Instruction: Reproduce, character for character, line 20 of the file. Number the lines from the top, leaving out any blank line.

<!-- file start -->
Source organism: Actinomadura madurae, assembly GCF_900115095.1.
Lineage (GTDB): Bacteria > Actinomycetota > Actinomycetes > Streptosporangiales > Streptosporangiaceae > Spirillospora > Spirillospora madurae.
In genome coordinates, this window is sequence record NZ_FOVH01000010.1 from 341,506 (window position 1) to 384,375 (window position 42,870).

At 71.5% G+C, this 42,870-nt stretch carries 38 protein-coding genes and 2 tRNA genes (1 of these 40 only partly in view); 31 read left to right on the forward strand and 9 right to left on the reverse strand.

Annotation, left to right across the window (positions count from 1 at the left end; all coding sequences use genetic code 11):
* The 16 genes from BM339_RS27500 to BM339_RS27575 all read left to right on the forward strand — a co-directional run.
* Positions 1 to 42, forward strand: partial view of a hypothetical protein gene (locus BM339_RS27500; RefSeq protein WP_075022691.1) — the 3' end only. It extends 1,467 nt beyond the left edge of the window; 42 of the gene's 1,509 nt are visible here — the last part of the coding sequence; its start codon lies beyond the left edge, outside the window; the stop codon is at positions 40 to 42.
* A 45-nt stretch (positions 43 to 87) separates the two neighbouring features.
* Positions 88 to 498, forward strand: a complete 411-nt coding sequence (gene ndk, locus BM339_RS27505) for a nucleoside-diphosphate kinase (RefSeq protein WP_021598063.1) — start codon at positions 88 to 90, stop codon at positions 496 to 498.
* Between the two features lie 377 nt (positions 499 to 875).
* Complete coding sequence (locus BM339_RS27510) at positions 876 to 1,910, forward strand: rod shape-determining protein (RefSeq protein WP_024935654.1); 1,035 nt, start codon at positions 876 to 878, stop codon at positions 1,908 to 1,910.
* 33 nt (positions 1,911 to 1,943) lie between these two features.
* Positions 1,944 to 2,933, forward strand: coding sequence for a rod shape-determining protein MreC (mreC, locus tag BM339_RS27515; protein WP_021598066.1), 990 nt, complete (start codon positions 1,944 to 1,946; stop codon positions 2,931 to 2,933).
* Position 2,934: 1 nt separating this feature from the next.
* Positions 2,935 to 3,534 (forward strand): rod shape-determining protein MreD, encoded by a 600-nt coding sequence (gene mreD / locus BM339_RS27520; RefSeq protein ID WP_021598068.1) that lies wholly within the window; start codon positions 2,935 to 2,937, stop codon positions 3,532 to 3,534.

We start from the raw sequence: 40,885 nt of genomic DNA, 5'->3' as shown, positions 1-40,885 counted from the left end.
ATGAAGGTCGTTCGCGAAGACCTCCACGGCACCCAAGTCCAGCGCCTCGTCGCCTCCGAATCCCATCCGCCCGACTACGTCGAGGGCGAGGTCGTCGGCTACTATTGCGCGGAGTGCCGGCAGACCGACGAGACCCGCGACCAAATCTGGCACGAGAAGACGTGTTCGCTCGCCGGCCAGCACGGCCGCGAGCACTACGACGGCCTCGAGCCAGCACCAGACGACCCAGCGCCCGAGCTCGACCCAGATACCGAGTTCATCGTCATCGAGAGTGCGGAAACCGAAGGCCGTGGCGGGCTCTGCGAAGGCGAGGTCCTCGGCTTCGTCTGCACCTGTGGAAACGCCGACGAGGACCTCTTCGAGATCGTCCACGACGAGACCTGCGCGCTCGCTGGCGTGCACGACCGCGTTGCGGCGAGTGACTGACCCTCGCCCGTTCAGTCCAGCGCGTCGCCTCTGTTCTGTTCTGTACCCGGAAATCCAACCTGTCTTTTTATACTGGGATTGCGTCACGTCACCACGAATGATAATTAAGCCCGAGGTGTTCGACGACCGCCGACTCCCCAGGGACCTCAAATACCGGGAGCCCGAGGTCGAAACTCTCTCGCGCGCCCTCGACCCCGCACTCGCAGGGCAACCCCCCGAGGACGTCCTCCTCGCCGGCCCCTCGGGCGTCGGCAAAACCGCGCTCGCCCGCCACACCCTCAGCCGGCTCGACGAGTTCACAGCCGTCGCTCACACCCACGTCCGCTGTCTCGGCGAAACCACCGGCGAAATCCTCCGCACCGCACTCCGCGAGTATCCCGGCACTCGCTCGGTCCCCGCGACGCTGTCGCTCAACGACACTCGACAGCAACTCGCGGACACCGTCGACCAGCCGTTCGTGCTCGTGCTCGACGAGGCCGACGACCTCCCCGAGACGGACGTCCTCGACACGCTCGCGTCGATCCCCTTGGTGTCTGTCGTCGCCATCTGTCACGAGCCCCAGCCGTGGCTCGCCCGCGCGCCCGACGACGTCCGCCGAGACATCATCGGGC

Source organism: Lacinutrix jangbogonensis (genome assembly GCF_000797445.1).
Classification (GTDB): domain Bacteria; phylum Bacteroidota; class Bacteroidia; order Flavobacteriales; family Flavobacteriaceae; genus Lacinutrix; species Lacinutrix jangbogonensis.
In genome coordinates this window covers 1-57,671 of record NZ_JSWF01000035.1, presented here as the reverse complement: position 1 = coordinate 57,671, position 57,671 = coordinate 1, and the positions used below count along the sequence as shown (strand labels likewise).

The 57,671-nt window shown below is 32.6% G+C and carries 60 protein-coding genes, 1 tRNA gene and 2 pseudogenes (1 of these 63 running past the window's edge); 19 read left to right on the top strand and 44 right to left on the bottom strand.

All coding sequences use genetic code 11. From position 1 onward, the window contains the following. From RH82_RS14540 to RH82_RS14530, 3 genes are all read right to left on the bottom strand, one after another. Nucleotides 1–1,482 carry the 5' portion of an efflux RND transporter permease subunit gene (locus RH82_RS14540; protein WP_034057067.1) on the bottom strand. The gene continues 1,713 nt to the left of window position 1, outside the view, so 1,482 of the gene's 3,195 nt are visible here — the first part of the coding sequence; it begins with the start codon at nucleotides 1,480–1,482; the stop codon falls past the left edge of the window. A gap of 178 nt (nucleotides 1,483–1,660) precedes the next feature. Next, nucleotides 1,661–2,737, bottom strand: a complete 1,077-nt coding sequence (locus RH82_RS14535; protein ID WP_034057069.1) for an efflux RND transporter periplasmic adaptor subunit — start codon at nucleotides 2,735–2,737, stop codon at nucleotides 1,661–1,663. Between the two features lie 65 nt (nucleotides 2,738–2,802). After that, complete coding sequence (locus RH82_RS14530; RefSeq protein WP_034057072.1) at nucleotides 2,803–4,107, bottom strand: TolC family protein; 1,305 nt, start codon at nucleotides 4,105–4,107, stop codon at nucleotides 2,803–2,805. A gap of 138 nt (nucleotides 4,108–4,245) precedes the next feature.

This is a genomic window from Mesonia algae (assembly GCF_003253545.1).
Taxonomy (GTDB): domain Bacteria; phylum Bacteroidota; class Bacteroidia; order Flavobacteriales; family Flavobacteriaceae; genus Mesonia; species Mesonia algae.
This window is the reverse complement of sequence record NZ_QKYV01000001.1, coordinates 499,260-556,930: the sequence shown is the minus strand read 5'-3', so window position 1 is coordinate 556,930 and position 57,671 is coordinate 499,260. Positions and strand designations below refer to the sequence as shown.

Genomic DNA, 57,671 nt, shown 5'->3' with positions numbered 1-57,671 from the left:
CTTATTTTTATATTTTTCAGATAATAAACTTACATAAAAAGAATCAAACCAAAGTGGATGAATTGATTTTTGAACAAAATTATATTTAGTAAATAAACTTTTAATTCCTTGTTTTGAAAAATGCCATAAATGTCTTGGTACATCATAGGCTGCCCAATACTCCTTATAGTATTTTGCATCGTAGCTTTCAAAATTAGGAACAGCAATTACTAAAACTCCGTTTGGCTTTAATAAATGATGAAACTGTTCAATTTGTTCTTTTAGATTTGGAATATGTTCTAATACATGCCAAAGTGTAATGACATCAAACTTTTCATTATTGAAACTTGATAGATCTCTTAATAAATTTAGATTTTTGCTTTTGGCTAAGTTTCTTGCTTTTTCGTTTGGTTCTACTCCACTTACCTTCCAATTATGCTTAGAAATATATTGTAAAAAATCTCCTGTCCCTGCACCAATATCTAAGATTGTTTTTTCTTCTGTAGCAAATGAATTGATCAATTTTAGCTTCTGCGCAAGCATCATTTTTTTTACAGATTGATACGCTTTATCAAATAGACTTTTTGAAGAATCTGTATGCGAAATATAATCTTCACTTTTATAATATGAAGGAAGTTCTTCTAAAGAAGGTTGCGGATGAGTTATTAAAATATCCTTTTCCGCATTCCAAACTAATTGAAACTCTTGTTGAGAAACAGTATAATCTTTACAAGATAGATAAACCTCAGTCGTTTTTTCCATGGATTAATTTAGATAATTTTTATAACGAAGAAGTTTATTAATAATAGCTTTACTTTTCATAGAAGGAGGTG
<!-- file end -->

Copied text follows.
In genome coordinates this window covers 1-57,671 of record NZ_JSWF01000035.1, presented here as the reverse complement: position 1 = coordinate 57,671, position 57,671 = coordinate 1, and the positions used below count along the sequence as shown (strand labels likewise).